This is not my mother’s recipe, for she didn’t make chicken soup. She made vegetable soup and split pea soup. In a frisky mood, she sometimes made vichysoisse, but she served it hot, not sure why. Maybe cold soup seemed silly to her. It was fine. But I don’t remember her ever making chicken soup. When we had that, it was from a red and white can, often for lunch with a grilled cheese sandwich.
I did use recipes originally when I made chicken soup—I have a recipe card from when I first got married hubristically titled “Chicken Vegetable Soup Supreme.” My experimental contribution to the annals of chicken soup was adding a chopped apple. But now when I make chicken soup, I go with the flow. If I have time, or if I have some in the freezer, I make a separate chicken stock. But often I just poach the chicken and use that poaching liquid as the basis for the soup.
This time, I have on hand
1 whole chicken breast, skin on
4-5 carrots, both the regular orange and also some maroon ones I got at the market
3 medium potatoes
1 stalk celery with some leaves on it
½ red pepper
a big pinch of tarragon
a corresponding pinch of dried mint
a pinch of basil
a few shakes of cayenne pepper
a slug of white wine (about a half cup, I’d guess)
salt and pepper to taste
Put the chicken in a pot with one of the onions and the celery. Cover with water and throw in a few shakes of salt. Bring to a boil and simmer gently for abt 20 minutes. Take chicken out and cool, then take the meat off the bones and cut bite-size; discard skin. Other recipes always say to discard the solids in a stock, but I often just cut them up and put them in with the rest of the soup. If this is a bad idea, someone please let me know. Put the chopped carrots, onions, and red pepper in the pan with the chicken-poaching water and the wine. Add a little water if it seems like not enough. Add the herbs and the pepper and a bit of salt, and cook until the carrots are approaching doneness. Add chopped potatoes and simmer for maybe 10 minutes more. Add the chicken.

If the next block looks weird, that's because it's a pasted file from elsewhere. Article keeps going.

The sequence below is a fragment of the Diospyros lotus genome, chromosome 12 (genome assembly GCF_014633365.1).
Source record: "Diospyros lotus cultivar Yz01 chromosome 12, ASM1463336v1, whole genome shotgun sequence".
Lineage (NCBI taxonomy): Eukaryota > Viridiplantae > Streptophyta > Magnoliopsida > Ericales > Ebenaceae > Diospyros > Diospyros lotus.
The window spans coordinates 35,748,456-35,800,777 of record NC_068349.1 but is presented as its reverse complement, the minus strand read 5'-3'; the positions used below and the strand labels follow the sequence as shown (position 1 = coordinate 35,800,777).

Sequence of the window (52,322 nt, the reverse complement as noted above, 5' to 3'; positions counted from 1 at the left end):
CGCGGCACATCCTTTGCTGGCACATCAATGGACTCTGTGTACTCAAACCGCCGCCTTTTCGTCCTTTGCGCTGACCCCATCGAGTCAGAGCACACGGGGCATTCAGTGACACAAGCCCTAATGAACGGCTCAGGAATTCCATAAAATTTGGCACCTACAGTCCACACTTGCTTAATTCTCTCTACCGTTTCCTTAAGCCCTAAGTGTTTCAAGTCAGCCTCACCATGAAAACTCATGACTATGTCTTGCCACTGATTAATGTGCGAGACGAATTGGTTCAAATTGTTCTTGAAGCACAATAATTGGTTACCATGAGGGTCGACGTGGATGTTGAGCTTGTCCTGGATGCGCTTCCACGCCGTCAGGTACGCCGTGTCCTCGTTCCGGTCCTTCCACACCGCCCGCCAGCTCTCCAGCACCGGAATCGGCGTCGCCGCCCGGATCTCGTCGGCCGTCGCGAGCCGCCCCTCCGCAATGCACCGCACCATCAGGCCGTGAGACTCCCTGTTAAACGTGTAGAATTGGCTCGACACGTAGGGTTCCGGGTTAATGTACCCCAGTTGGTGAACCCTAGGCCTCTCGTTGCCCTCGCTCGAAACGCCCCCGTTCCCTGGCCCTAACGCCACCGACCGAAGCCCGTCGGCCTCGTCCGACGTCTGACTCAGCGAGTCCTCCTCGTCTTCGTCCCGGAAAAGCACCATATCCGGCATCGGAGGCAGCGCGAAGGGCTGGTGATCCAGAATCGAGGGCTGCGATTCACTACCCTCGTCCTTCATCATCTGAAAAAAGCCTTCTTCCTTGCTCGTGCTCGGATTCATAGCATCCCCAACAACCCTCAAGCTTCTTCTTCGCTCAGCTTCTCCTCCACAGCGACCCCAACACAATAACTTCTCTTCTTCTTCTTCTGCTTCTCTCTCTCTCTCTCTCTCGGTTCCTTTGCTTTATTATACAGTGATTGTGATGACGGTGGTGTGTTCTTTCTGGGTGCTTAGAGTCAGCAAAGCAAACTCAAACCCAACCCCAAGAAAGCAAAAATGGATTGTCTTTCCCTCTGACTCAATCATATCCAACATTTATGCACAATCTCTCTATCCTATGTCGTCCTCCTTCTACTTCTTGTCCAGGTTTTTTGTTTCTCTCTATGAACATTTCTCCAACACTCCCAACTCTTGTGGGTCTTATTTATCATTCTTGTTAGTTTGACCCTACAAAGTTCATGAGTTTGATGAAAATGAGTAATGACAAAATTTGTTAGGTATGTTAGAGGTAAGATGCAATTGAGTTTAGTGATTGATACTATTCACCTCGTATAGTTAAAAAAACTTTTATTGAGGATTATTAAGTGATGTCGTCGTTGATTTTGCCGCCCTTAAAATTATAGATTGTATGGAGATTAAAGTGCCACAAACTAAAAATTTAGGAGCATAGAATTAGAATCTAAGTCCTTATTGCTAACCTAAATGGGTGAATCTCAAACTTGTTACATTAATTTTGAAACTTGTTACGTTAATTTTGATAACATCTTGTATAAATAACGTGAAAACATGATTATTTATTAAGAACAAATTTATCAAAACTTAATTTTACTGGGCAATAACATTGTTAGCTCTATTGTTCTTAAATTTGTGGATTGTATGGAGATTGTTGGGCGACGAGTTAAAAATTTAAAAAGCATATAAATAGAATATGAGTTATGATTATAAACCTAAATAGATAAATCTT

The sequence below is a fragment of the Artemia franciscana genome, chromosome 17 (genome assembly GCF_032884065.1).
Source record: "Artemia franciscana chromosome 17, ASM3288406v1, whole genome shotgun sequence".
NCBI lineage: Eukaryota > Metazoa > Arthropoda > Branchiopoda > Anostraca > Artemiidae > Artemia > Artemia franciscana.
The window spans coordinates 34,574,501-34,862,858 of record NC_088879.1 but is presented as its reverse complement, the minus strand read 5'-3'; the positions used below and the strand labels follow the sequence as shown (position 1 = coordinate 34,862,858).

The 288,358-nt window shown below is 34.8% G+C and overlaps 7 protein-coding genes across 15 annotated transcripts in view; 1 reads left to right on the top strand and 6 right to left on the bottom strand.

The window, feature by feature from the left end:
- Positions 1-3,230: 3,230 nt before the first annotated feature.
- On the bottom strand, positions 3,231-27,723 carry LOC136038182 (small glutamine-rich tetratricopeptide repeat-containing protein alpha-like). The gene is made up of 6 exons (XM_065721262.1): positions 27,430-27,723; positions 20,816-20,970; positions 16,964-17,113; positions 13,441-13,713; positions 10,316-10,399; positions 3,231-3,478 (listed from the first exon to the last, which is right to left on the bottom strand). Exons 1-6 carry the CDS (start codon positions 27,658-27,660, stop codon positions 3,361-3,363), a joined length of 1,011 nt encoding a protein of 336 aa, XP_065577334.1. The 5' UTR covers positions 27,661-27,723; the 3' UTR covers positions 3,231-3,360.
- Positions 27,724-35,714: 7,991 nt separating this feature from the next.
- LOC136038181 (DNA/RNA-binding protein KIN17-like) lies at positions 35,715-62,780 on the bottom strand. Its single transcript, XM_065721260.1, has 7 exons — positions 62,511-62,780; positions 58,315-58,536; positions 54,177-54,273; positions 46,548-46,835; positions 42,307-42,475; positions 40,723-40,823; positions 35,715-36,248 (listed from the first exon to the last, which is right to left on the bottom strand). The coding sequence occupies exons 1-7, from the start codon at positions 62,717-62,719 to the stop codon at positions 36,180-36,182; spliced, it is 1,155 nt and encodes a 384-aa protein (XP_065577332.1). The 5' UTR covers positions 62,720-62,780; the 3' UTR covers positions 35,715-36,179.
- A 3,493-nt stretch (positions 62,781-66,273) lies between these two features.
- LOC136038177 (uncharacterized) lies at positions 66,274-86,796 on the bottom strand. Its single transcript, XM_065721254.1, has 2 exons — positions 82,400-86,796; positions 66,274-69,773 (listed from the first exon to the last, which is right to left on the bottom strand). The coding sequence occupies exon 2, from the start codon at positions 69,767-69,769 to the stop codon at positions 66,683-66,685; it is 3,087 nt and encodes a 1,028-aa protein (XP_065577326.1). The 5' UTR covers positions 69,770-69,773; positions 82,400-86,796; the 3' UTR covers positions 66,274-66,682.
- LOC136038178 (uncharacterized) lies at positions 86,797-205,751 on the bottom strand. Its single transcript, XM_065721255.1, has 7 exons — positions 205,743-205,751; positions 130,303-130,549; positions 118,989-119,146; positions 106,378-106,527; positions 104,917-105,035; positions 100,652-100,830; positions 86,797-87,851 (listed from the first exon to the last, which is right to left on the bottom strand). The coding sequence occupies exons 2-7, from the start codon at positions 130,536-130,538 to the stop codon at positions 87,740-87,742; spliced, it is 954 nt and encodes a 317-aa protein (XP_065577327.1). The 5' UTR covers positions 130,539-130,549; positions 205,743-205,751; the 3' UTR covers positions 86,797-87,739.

At this point, I taste the broth and sometimes add a bit more of this or that—more of what’s already in there (basil, tarragon, mint), or something else that seems to have potential: a bit of smoked paprika, a tiny pinch of oregano, a little turmeric. Also a good time to add a cup of cooked rice or pasta, if you’ve got some leftovers you’d like to use profitably. And this is the time for the salt and pepper to-taste.
This is a crowded soup, with chunks of vegetable and meat, and flecks of herbs floating in it—not to everyone’s taste maybe, but very good.